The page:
This time a taxi driver is waiting for us. He recognises us straight away, as if we were in Italy where you notice a niqab straight away. It looks like as if my husband has been knowing him for his entire life but it’s not the case: they are only from the same city.
We follow him outside.
The door opens up and shoots on us some air – hot air of course.
We continue our route: shirts, t-shirts, hijab, qamis, trousers, niqab, abeyet.
And all of a sudden you find yourself in a place where you are still the same, you are just not so strange anymore.
Your strangeness, here, is not the dress, but that “absurd” search for a coherent life.
Ehlen we sehlen, welcome.
Nice to see you again my land.
We start our trip by car, every single thing deserves a picture here, although the camera is in the boot.
We stop at the motorway services. The first time I visited this country, about 4 years ago, there were not any motorway services on the long East-West highway. Miles and miles of a brand new highway, comfortable, practical and fast, without even a single motorway service. Worst than the desert!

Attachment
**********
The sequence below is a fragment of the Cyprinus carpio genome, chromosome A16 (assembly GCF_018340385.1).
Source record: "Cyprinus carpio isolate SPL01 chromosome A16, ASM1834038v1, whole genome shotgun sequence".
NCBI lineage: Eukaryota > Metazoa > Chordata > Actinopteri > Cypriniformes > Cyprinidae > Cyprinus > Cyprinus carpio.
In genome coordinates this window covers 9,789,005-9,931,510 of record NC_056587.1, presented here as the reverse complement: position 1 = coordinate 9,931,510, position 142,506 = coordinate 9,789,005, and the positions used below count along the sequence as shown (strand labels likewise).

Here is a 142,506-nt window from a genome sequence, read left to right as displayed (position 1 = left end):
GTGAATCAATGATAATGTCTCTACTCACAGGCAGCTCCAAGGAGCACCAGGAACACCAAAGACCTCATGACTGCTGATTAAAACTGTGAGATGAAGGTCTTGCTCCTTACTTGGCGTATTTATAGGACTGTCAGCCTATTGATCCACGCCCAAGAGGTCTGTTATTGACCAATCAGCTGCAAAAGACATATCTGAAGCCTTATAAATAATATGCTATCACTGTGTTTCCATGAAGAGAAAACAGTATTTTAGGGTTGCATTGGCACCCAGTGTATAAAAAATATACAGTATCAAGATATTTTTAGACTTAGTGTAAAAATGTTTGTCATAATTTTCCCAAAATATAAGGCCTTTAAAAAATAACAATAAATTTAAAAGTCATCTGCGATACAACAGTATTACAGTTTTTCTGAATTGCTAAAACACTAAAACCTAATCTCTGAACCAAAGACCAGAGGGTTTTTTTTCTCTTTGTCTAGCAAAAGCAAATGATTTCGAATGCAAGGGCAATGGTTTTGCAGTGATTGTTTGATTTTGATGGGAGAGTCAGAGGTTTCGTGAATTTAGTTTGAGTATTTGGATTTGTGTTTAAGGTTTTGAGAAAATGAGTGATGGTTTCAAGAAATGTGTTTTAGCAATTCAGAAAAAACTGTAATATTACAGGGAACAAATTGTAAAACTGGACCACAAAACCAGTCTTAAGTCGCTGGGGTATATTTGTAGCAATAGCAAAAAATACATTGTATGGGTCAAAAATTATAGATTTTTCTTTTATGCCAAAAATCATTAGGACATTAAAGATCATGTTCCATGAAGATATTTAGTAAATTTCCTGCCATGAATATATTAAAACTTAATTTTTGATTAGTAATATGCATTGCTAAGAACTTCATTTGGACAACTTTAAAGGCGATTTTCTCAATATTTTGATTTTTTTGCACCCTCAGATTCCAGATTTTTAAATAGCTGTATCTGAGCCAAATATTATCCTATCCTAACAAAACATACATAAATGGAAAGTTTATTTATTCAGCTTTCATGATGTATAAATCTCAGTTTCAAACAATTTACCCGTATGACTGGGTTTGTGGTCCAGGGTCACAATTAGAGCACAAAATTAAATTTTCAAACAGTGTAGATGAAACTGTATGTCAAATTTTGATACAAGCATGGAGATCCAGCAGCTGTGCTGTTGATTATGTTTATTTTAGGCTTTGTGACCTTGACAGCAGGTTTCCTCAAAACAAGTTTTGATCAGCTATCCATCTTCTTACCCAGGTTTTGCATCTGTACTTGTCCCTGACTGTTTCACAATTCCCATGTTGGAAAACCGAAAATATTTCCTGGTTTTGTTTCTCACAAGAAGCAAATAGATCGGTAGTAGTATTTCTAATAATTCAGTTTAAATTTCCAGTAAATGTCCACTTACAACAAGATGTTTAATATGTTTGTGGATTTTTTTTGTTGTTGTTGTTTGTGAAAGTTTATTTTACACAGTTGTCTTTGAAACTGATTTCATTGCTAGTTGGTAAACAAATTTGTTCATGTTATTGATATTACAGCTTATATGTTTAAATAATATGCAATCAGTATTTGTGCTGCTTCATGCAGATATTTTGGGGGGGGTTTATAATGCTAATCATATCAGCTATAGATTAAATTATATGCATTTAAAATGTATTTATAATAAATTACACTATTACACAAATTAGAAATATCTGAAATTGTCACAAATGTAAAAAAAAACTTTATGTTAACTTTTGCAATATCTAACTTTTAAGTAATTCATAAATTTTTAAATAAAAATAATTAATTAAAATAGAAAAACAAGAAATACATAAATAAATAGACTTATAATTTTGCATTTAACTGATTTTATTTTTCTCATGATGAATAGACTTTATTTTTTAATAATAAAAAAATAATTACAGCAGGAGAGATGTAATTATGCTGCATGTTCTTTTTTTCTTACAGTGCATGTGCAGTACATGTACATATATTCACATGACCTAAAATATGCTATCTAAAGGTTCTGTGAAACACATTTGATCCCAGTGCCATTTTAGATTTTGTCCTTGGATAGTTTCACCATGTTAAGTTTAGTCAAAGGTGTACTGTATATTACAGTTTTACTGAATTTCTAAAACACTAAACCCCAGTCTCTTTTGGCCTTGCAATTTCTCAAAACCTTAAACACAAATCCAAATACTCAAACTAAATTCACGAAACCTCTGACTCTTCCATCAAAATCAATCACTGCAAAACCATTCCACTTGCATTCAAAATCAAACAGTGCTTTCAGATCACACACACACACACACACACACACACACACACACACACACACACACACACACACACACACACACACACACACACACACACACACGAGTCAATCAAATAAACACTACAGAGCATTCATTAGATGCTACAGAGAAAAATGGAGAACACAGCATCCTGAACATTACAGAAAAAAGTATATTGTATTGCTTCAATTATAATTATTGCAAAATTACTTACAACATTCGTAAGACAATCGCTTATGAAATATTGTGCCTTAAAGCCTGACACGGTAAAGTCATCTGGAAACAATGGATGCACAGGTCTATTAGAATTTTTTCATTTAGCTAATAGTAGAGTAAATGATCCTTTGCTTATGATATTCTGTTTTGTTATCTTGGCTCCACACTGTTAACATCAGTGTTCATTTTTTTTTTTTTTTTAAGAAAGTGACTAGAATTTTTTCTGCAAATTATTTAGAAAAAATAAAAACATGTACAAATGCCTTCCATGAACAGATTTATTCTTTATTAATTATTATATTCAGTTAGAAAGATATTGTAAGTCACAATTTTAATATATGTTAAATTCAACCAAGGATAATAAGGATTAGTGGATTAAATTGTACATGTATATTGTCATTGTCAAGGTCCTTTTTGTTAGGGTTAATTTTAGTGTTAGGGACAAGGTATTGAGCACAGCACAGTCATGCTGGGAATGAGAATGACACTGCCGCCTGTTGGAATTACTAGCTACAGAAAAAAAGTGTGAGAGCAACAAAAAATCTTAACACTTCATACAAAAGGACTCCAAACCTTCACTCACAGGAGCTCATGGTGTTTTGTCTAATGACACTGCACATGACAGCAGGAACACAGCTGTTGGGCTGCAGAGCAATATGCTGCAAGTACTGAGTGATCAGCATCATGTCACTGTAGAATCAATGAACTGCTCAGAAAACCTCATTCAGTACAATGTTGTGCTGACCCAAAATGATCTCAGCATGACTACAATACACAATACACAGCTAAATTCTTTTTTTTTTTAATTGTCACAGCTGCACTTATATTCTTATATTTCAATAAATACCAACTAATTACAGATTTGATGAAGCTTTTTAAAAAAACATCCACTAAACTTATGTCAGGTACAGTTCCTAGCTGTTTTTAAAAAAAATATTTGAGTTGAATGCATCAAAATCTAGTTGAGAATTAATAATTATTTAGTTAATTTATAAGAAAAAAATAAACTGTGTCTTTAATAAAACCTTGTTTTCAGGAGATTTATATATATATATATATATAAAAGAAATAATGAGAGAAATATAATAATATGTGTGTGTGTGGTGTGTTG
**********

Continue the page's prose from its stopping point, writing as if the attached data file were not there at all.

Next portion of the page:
The thing is that Algerians are “monotasking”, I’m just the same! But we have different and contrasting priorities: for example, when they plan a house, they start from the furniture, just years later they realise they haven’t thought about the place where the toilet pipes should pass through, a bit like the motorway services.
Before travelling I had a long list of worries, things like the algerian hot weather in August. But generally speaking this is not what you are worried about. It’s hot, of course, but you can deal with it. There are some things here that I still cannot understand, they have nothing to do with the religion, I cannot understand these things and I find it very hard to get used to them.
What I am worried about is to forget myself, forget the priorities of hijrah and worry about becoming ‘Algerian’ rather than improve the practice of the religion.
Sometimes I read of sisters who talk about Muslim lands as if they are amazing places, where everything seems perfect. Maybe I have written the same at times, as if I was dreaming. I think it’s our natural love for these lands, a love that benefits the heart.
May Allah help us and preserve us!